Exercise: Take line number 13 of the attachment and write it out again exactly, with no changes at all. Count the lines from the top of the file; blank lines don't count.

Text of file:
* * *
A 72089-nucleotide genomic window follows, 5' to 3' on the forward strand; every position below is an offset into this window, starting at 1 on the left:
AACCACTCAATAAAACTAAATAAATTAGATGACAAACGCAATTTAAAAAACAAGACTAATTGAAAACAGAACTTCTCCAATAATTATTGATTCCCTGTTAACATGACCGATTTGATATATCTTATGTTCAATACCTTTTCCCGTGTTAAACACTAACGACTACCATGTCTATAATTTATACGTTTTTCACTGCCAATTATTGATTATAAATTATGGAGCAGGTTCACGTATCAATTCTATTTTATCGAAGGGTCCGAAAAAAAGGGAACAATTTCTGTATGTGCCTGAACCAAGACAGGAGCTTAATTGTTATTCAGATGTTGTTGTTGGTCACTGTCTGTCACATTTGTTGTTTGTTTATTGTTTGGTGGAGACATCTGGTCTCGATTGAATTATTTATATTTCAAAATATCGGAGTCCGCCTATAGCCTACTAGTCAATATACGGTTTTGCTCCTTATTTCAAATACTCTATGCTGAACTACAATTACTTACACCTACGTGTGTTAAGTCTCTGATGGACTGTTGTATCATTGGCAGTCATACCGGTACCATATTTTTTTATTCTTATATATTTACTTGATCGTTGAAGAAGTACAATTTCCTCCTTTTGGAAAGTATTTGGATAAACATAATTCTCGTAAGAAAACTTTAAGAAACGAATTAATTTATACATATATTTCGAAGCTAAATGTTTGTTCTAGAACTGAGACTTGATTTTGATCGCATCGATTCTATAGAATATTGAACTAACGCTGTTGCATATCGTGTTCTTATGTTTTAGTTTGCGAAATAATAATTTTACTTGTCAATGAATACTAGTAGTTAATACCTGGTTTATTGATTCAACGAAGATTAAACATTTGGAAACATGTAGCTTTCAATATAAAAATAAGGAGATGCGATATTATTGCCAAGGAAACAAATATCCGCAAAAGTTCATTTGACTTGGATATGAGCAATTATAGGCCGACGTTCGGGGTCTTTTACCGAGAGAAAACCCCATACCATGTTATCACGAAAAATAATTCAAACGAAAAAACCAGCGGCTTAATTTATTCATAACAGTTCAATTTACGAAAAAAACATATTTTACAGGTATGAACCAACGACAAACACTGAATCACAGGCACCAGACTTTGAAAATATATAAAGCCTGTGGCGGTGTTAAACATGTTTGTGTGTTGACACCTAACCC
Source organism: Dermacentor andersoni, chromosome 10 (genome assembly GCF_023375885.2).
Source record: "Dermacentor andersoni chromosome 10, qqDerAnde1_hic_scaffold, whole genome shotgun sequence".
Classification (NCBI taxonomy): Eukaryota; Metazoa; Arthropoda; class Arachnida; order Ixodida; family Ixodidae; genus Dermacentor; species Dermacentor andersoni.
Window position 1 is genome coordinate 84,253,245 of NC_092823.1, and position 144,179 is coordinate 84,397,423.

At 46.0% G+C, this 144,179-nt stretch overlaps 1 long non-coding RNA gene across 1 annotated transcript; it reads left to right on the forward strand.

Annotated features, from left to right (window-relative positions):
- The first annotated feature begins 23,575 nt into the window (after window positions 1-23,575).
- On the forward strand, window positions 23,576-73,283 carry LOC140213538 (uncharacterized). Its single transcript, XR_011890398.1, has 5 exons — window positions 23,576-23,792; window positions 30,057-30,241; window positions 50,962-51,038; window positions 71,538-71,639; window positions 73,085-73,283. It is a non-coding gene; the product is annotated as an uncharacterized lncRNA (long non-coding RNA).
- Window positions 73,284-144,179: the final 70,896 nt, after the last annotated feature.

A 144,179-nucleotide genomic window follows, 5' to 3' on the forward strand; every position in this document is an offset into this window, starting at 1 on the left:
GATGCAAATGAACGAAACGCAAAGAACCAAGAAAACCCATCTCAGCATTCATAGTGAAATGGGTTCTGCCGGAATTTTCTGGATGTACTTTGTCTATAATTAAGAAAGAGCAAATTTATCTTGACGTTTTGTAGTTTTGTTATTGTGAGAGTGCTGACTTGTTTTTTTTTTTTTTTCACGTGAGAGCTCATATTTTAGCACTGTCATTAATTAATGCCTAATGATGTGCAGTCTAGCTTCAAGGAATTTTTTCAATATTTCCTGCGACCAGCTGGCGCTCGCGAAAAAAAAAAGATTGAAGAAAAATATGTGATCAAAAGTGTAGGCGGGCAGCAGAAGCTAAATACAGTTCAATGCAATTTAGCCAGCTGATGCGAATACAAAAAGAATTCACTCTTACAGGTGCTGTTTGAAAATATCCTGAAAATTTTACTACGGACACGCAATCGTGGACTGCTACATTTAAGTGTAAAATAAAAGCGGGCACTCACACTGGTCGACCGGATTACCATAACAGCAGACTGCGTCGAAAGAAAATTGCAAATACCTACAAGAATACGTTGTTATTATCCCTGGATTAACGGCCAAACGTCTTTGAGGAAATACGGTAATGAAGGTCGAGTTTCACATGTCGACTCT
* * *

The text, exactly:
GATGCAAATGAACGAAACGCAAAGAACCAAGAAAACCCATCTCAGCATTCATAGTGAAATGGGTTCTGCCGGAATTTTCTGGATGTACTTTGTCTATAATTAAGAAAGAGCAAATTTATCTTGACGTTTTGTAGTTTTGTTATTGTGAGAGTGCTGACTTGTTTTTTTTTTTTTTTCACGTGAGAGCTCATATTTTAGCACTGTCATTAATTAATGCCTAATGATGTGCAGTCTAGCTTCAAGGAATTTTTTCAATATTTCCTGCGACCAGCTGGCGCTCGCGAAAAAAAAAAGATTGAAGAAAAATATGTGATCAAAAGTGTAGGCGGGCAGCAGAAGCTAAATACAGTTCAATGCAATTTAGCCAGCTGATGCGAATACAAAAAGAATTCACTCTTACAGGTGCTGTTTGAAAATATCCTGAAAATTTTACTACGGACACGCAATCGTGGACTGCTACATTTAAGTGTAAAATAAAAGCGGGCACTCACACTGGTCGACCGGATTACCATAACAGCAGACTGCGTCGAAAGAAAATTGCAAATACCTACAAGAATACGTTGTTATTATCCCTGGATTAACGGCCAAACGTCTTTGAGGAAATACGGTAATGAAGGTCGAGTTTCACATGTCGACTCT